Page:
Overtraining, sitting at a desk for extended periods and injury can all lead to a tight, sensitive back. Using a foam roller to release the thoracic region (upper back) will help to loosen surrounding muscles and protect your spine during heavy lifts, while also helping to ensure each rep feels comfortable, smooth and controlled.

Watch the video below to learn how to use a foam roller to loosen and activate the muscles of your back:

Trigger balls are also a fantastic option, allowing you to pinpoint tight or painful areas in your lower back by pushing into the impacted muscles. Watch the video below and try its short trigger ball exercises for releasing the traps and glutes, and other common pain points:

3. Strengthen your wrist flexors with finger trainers

Any CrossFit enthusiast or avid olympic lifter will know the pains associated with weak wrist flexors. Wrists that easily fatigue will give out far earlier during a volume power clean session than the rest of your body – meaning poorer performance and limited results. 

Often considered an awkward joint to strengthen, building mobility through your wrists is actually easier than you may think. Enhance your grip strength with these simple finger trainer exercises detailed in the video below:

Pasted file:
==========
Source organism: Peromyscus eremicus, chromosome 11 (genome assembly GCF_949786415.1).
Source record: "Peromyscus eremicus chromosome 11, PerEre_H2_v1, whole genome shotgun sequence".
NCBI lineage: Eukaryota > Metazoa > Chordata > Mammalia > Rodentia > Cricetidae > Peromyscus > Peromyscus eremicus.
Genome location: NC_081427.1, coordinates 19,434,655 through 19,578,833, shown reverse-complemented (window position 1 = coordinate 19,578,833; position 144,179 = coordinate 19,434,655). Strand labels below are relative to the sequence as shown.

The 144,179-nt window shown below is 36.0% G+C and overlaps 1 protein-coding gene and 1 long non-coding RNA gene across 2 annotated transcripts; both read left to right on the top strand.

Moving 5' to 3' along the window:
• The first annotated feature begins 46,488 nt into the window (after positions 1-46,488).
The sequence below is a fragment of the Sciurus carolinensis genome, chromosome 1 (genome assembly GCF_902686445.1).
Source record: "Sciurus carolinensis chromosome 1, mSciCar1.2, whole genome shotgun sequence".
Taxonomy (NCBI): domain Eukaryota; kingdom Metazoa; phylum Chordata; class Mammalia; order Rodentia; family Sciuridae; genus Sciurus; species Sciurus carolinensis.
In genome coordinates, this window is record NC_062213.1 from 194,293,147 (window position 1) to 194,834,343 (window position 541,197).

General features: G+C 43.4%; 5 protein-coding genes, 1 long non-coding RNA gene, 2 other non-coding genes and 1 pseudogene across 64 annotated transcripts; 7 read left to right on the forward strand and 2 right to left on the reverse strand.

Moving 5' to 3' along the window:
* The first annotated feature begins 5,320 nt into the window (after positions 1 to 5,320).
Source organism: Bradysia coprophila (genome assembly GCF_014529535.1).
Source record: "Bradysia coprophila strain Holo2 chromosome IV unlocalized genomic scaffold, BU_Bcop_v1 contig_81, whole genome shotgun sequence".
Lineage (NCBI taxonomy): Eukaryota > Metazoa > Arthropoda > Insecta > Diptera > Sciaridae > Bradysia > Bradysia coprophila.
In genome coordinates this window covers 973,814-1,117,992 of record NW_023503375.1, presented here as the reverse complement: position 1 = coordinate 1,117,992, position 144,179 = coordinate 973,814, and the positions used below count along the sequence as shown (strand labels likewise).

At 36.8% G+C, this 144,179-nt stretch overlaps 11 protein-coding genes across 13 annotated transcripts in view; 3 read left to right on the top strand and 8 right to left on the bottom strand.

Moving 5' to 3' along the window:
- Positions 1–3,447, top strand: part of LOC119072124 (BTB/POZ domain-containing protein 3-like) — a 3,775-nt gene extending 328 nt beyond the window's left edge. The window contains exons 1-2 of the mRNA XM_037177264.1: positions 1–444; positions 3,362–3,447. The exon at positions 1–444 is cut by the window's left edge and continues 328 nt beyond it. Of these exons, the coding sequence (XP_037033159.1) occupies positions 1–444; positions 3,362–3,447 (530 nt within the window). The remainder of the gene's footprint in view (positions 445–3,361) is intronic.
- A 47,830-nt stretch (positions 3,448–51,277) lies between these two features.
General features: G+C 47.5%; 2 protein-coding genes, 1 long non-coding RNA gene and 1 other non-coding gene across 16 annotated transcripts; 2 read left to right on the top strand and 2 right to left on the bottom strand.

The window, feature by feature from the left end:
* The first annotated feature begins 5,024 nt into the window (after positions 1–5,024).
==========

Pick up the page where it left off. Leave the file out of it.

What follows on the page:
4. Upper back and shoulders work with a resistance band

Weak upper backs and stiff shoulders are extremely common. What’s more, muscle groups such as the lats can be extremely hard to activate, with surrounding muscles – such as the traps – often taking over. 

Activation drills using resistance bands can help drive blood to the muscles in question and also enhance your mind-muscle connection, or your brain’s ability to ‘turn on’ and target the muscles you need to work. 

The below video walks you through how to use a resistance band to activate the shoulders and upper back:

Looking for further mobility and activation tips, drills and equipment? Visit the Powerlifters Prevention and Preparation website

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About Katelyn Swallow 36 Articles
Katelyn Swallow is a journalist, editor and communications professional based in Perth. She is the Editor-in-Chief of STRONG Fitness Magazine Australia, the previous editor of Women's Health and Fitness magazine, and a regular contributor to STRONG in the US.